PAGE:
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Trump addresses immigration alongside 'angel families'

CNN logo CNN 6/22/2018 By Betsy Klein, CNN
Donald Trump holding a sign posing for the camera © SAUL LOEB/AFP/Getty Images

President Donald Trump gave remarks on immigration on Friday, capping off a week framed by a crisis of more than 2,000 immigrant children separated due to Trump administration policies from their parents, a hastily-prepared executive order, mixed messages from the President on Twitter, and more questions than answers about what will happen next.

"We're gathered today to hear directly from the American victims of illegal immigration. You know you hear the other side, you never hear this side. You don't know what is going on," Trump said, speaking in the Eisenhower Executive Office Building highlighting "angel families."

"These are the American citizens permanently separated from their loved ones. The word permanently being the word that you have to think about. Permanently. They are not separated for a day or two days. Permanently separated," Trump said.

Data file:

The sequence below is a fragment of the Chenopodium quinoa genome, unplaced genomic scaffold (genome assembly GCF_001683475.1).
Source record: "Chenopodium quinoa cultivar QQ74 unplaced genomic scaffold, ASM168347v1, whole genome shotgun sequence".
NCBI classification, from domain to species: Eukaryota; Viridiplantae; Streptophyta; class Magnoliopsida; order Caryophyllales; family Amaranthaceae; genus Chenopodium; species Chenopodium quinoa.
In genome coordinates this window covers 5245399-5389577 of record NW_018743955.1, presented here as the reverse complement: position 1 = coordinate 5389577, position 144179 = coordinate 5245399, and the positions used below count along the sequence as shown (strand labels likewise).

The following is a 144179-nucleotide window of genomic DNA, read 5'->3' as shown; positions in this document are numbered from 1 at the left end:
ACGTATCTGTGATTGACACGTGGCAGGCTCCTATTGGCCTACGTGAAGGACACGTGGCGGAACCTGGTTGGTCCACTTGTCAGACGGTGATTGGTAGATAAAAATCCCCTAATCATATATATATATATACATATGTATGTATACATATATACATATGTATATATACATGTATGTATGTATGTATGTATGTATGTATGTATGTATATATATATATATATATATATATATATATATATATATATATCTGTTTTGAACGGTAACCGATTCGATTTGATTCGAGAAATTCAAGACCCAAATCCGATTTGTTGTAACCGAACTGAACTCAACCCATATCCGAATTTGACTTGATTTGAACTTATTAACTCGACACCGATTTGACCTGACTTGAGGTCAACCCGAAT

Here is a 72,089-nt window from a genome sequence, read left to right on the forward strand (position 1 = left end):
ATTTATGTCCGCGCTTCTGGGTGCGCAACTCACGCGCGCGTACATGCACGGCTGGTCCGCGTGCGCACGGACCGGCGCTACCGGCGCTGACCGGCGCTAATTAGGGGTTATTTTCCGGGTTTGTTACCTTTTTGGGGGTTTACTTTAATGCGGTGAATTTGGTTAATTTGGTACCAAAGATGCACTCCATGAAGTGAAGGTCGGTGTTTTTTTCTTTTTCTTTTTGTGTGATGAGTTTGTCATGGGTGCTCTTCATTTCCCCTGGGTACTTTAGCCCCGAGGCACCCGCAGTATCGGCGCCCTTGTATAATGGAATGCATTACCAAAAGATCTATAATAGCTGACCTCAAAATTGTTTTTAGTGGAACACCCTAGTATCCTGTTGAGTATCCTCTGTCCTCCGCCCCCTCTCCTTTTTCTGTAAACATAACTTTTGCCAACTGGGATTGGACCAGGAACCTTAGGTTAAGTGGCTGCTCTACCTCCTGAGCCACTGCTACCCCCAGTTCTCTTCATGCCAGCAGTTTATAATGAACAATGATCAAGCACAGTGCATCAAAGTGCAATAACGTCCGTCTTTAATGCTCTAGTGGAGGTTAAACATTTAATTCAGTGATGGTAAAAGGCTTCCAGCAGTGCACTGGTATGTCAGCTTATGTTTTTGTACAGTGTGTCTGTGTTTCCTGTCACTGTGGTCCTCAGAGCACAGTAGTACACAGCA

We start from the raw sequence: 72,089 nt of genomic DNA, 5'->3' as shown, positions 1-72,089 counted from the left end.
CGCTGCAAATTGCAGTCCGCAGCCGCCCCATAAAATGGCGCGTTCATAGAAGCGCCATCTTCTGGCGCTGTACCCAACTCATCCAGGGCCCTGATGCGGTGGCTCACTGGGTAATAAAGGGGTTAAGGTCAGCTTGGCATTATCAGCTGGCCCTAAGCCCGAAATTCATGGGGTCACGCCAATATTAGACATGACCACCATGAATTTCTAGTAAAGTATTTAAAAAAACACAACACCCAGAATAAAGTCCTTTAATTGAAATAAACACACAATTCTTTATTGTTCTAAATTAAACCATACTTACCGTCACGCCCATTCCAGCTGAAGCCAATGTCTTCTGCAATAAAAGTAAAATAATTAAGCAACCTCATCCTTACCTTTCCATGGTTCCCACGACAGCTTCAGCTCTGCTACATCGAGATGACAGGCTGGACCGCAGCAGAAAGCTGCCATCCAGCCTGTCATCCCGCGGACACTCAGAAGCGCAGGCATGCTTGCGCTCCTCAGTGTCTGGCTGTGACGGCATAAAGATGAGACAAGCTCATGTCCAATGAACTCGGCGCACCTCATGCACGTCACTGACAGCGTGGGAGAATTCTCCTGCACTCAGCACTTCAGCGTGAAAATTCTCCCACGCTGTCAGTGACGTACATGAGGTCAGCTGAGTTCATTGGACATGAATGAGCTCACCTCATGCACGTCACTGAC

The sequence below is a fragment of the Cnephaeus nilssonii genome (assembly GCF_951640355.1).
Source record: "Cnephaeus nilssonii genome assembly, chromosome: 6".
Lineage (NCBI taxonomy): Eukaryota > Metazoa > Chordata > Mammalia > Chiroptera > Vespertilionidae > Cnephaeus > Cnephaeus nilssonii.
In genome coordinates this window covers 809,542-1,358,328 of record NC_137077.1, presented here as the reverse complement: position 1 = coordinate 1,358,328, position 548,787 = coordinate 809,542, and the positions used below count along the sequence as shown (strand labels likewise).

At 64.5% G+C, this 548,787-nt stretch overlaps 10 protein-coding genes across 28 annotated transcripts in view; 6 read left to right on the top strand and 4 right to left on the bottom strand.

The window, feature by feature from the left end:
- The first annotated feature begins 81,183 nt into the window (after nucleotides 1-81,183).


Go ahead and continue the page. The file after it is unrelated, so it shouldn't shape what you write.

The term "angel families" has been championed by activist groups to describe those who have lost a family member to violence perpetrated by undocumented immigrants. There is no data supporting the argument that immigrants are prone to committing crime or terrorism at higher rates than the general population.

Trump has spoken about "angel families" often, referencing the group as he justifies his hardline policies on illegal immigration. He made frequent campaign trail appearances with members of the The Remembrance Project, a group whose mission is to "raise awareness of the suffering families impacted by Illegal Alien Crime," per its Facebook page.

Trump often invited them to appear on stage at rallies or met with their families behind-the-scenes, attending the group's annual luncheon in Houston in September 2016 as he touted key campaign promises to build a wall and deport people who are in the US illegally.

"The media never talks about the American victims of illegal immigration. I know them well. I know so many of them. I campaigned with them. What's happened to their children, what's happened to their husbands, what's happened to their wives," Trump said this Wednesday during a campaign rally in Duluth, Minnesota.

He continued: "They don't bring cameras to interview the angel moms whose children were killed by criminal aliens who should have never been here in the first place. Not even close. They don't want to talk to the angel moms."

CNN's Noah Gray contributed to this report.

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